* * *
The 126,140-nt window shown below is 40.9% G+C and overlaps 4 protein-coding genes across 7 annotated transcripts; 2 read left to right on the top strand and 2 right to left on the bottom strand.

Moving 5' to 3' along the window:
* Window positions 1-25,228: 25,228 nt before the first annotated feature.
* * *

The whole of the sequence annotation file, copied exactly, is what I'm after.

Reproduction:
The 126,140-nt window shown below is 40.9% G+C and overlaps 4 protein-coding genes across 7 annotated transcripts; 2 read left to right on the top strand and 2 right to left on the bottom strand.

Moving 5' to 3' along the window:
* Window positions 1-25,228: 25,228 nt before the first annotated feature.